- April 24, 2017 – 13 minutes
Total outage time over a two month period was 24 minutes, or 12 minutes/mo.
Looking at it based on percentage of uptime, in the month of April 2017, my sites experienced 99.96% uptime.
03 Status Blog
WP Engine maintains a status blog with updates on server issues, scheduled maintenance, and other various account issues that arise. I get email notifications of all new posts, and I receive more “experiencing datacenter connectivity issues” than one would like to see. It’s probably in the neighborhood of about 10-15 per year.
Like previously stated, the outages don’t affect all customers, and if your site does go down, it’s almost always back up in just a few minutes.
Bottom Line: For most smaller & mid-sized sites, this uptime is very acceptable, and you have very little to worry about. However, if you run a mission-critical ecommerce site that processes multiple transactions every minute, you might want to invest in a host with better uptime.
WP Engine Support
The quality of WP Engine’s support highly depends on who you talk to. Some WP Engine reviews absolutely rave about their support. And you’ve probably seen plenty of Twitter users have incredibly nice things to say.
There are others that are simply not impressed. I fall into this camp.
Let’s explore the different areas of support, and I’ll share my experience with each of them.
01 Support Availability
In April 2016, WP Engine did away with email/ticket support, and started offering 24/7 chat support. Everyone had their own opinion of this move, but from my experience, it lowered wait times, and I got answers to my questions faster than before. I also knew I had near-instant help should I embark on a rogue, midnight coding sesh.
They are also available by phone 24/7 (Growth plan & higher).
Wait Times: Live chat wait times will depend on a few factors; mainly, time of day and if they are experiencing any server issues. I think the longest I’ve had to wait is 15 minutes. A majority of the time, I get a response in less than 5 minutes. Compared to other hosts, I’d rate this as very good (8.5/10).
02 Support Knowledge & Expertise
For me personally, this is where WP Engine’s support goes downhill. To be completely transparent, some of the poor experiences I’ve had occurred back in 2013-2014, when they were experiencing major growing pains. Everyone deserves a chance to improve, and I do think their support has improved since then. With that being said, even today, I don’t think their support technicians do a great job.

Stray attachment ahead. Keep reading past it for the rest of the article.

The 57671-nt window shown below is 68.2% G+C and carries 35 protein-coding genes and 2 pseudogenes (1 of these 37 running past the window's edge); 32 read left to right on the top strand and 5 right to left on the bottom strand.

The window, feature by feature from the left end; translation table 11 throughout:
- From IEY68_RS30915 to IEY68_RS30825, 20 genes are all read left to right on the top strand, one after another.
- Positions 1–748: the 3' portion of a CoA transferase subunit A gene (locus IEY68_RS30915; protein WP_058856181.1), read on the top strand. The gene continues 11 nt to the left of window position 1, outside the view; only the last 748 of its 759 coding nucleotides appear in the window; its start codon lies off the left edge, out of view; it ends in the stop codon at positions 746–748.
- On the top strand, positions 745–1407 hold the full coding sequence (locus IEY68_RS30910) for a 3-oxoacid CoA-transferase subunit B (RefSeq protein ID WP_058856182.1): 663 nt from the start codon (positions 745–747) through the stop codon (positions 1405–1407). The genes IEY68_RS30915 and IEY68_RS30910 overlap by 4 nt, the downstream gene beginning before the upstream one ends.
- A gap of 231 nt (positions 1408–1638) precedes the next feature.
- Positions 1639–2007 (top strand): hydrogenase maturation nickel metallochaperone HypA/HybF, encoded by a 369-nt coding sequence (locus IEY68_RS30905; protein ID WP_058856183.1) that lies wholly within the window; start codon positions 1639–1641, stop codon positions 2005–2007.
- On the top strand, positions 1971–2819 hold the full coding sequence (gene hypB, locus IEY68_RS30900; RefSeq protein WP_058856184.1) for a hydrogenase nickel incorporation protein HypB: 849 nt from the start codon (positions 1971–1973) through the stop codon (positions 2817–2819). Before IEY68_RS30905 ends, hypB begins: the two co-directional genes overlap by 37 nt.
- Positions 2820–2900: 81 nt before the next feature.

I don’t reach out to their support team very often, and when I do, it’s usually with slightly more technical questions. My questions always do get answered, but it often requires much more work on my end. I’ve had to explain issues multiple times, and clarify things that I’ve already clarified.
One recent example… I had a question about how to generate a new CSR for a third-party SSL. Their technician sent me a link to a support doc. The doc was outdated, and asked me to click on a link that did not exist. I informed the technician of this, and here was his response:
Hmm, there might have been some changes to the UI since that guide was made. Go ahead and click on that and let’s see what happens.
Bottom Line: More technical users & developers could be disappointed by some interactions with their support. However, a majority of customers will likely have their problems solved without much hassle. They are always eager to help, but their technical expertise seems to vary based on who you are talking to.
WP Engine Performance
There are many factors that affect the performance of a website, and hosting is no doubt an important one. With that being said, there are also a ton of variables from site to site that make it difficult to accurately measure the true performance of a WordPress host.
I don’t currently have the resources to set up & monitor an accurate test. Therefore, instead of present you a bunch of test results & statistics, I’m going to explain WP Engine’s platform, and provide some anecdotal evidence on my site’s performance.